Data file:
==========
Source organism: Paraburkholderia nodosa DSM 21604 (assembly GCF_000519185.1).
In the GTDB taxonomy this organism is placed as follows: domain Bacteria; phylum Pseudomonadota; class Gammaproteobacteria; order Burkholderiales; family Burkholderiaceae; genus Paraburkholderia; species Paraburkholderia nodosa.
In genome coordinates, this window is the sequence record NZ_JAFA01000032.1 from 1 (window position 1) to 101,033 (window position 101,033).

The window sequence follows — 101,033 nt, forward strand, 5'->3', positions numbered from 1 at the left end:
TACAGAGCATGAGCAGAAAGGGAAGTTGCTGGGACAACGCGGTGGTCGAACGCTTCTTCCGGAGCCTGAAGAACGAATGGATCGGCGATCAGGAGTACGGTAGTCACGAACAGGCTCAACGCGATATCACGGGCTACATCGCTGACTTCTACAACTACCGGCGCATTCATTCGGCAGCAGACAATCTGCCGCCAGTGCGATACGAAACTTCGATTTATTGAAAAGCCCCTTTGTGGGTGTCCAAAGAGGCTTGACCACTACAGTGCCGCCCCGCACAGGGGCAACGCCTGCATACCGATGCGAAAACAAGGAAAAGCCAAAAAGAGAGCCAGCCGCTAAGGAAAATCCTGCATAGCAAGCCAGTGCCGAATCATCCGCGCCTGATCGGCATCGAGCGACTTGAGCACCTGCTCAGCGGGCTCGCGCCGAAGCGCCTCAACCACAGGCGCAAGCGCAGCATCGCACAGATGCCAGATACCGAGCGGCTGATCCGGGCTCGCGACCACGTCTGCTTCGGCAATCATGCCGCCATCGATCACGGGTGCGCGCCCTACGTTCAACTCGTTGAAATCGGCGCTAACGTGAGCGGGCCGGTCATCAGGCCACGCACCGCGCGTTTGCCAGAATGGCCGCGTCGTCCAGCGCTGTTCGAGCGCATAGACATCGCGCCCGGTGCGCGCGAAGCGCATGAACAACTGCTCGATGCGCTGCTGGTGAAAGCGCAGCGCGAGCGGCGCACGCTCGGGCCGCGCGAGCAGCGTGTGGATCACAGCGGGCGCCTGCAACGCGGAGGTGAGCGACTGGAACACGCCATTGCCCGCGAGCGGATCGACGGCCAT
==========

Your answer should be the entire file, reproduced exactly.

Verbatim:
Source organism: Paraburkholderia nodosa DSM 21604 (assembly GCF_000519185.1).
In the GTDB taxonomy this organism is placed as follows: domain Bacteria; phylum Pseudomonadota; class Gammaproteobacteria; order Burkholderiales; family Burkholderiaceae; genus Paraburkholderia; species Paraburkholderia nodosa.
In genome coordinates, this window is the sequence record NZ_JAFA01000032.1 from 1 (window position 1) to 101,033 (window position 101,033).

The window sequence follows — 101,033 nt, forward strand, 5'->3', positions numbered from 1 at the left end:
TACAGAGCATGAGCAGAAAGGGAAGTTGCTGGGACAACGCGGTGGTCGAACGCTTCTTCCGGAGCCTGAAGAACGAATGGATCGGCGATCAGGAGTACGGTAGTCACGAACAGGCTCAACGCGATATCACGGGCTACATCGCTGACTTCTACAACTACCGGCGCATTCATTCGGCAGCAGACAATCTGCCGCCAGTGCGATACGAAACTTCGATTTATTGAAAAGCCCCTTTGTGGGTGTCCAAAGAGGCTTGACCACTACAGTGCCGCCCCGCACAGGGGCAACGCCTGCATACCGATGCGAAAACAAGGAAAAGCCAAAAAGAGAGCCAGCCGCTAAGGAAAATCCTGCATAGCAAGCCAGTGCCGAATCATCCGCGCCTGATCGGCATCGAGCGACTTGAGCACCTGCTCAGCGGGCTCGCGCCGAAGCGCCTCAACCACAGGCGCAAGCGCAGCATCGCACAGATGCCAGATACCGAGCGGCTGATCCGGGCTCGCGACCACGTCTGCTTCGGCAATCATGCCGCCATCGATCACGGGTGCGCGCCCTACGTTCAACTCGTTGAAATCGGCGCTAACGTGAGCGGGCCGGTCATCAGGCCACGCACCGCGCGTTTGCCAGAATGGCCGCGTCGTCCAGCGCTGTTCGAGCGCATAGACATCGCGCCCGGTGCGCGCGAAGCGCATGAACAACTGCTCGATGCGCTGCTGGTGAAAGCGCAGCGCGAGCGGCGCACGCTCGGGCCGCGCGAGCAGCGTGTGGATCACAGCGGGCGCCTGCAACGCGGAGGTGAGCGACTGGAACACGCCATTGCCCGCGAGCGGATCGACGGCCAT